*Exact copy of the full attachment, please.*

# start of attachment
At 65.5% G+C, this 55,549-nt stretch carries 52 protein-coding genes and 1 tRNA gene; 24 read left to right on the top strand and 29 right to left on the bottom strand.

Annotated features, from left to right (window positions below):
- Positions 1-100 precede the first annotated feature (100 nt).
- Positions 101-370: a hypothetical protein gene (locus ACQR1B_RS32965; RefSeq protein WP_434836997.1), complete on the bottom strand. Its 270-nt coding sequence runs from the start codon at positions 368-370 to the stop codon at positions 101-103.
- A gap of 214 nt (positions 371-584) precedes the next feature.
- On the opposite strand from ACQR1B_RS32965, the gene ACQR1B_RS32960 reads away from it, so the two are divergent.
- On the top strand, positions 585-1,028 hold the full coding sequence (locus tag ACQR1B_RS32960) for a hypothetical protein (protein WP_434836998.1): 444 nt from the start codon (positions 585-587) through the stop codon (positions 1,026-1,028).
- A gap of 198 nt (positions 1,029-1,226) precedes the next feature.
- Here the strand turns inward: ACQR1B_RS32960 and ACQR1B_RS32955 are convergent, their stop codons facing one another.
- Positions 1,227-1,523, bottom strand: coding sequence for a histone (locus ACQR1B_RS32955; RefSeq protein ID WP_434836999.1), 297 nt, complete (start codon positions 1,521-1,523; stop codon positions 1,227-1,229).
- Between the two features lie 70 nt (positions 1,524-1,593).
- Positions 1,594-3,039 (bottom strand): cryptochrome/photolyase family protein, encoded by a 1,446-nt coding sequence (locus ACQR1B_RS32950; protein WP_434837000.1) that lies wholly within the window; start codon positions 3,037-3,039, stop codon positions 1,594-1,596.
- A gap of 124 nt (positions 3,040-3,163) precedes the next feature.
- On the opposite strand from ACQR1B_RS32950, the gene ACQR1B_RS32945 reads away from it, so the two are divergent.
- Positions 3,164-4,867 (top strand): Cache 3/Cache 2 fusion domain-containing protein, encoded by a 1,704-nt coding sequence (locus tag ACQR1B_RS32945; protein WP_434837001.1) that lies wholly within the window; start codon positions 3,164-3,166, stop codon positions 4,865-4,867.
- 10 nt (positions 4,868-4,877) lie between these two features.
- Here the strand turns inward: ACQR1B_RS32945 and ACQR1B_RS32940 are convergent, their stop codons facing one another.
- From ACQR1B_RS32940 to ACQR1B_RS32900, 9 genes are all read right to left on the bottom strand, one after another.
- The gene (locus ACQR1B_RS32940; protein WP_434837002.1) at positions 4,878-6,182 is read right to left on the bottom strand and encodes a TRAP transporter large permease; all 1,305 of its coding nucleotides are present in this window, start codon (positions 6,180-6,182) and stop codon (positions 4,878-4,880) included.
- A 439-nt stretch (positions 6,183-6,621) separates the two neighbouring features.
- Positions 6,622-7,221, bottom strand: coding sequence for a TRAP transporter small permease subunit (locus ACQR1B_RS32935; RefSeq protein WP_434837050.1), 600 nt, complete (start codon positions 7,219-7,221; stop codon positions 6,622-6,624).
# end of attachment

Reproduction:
At 65.5% G+C, this 55,549-nt stretch carries 52 protein-coding genes and 1 tRNA gene; 24 read left to right on the top strand and 29 right to left on the bottom strand.

Annotated features, from left to right (window positions below):
- Positions 1-100 precede the first annotated feature (100 nt).
- Positions 101-370: a hypothetical protein gene (locus ACQR1B_RS32965; RefSeq protein WP_434836997.1), complete on the bottom strand. Its 270-nt coding sequence runs from the start codon at positions 368-370 to the stop codon at positions 101-103.
- A gap of 214 nt (positions 371-584) precedes the next feature.
- On the opposite strand from ACQR1B_RS32965, the gene ACQR1B_RS32960 reads away from it, so the two are divergent.
- On the top strand, positions 585-1,028 hold the full coding sequence (locus tag ACQR1B_RS32960) for a hypothetical protein (protein WP_434836998.1): 444 nt from the start codon (positions 585-587) through the stop codon (positions 1,026-1,028).
- A gap of 198 nt (positions 1,029-1,226) precedes the next feature.
- Here the strand turns inward: ACQR1B_RS32960 and ACQR1B_RS32955 are convergent, their stop codons facing one another.
- Positions 1,227-1,523, bottom strand: coding sequence for a histone (locus ACQR1B_RS32955; RefSeq protein ID WP_434836999.1), 297 nt, complete (start codon positions 1,521-1,523; stop codon positions 1,227-1,229).
- Between the two features lie 70 nt (positions 1,524-1,593).
- Positions 1,594-3,039 (bottom strand): cryptochrome/photolyase family protein, encoded by a 1,446-nt coding sequence (locus ACQR1B_RS32950; protein WP_434837000.1) that lies wholly within the window; start codon positions 3,037-3,039, stop codon positions 1,594-1,596.
- A gap of 124 nt (positions 3,040-3,163) precedes the next feature.
- On the opposite strand from ACQR1B_RS32950, the gene ACQR1B_RS32945 reads away from it, so the two are divergent.
- Positions 3,164-4,867 (top strand): Cache 3/Cache 2 fusion domain-containing protein, encoded by a 1,704-nt coding sequence (locus tag ACQR1B_RS32945; protein WP_434837001.1) that lies wholly within the window; start codon positions 3,164-3,166, stop codon positions 4,865-4,867.
- 10 nt (positions 4,868-4,877) lie between these two features.
- Here the strand turns inward: ACQR1B_RS32945 and ACQR1B_RS32940 are convergent, their stop codons facing one another.
- From ACQR1B_RS32940 to ACQR1B_RS32900, 9 genes are all read right to left on the bottom strand, one after another.
- The gene (locus ACQR1B_RS32940; protein WP_434837002.1) at positions 4,878-6,182 is read right to left on the bottom strand and encodes a TRAP transporter large permease; all 1,305 of its coding nucleotides are present in this window, start codon (positions 6,180-6,182) and stop codon (positions 4,878-4,880) included.
- A 439-nt stretch (positions 6,183-6,621) separates the two neighbouring features.
- Positions 6,622-7,221, bottom strand: coding sequence for a TRAP transporter small permease subunit (locus ACQR1B_RS32935; RefSeq protein WP_434837050.1), 600 nt, complete (start codon positions 7,219-7,221; stop codon positions 6,622-6,624).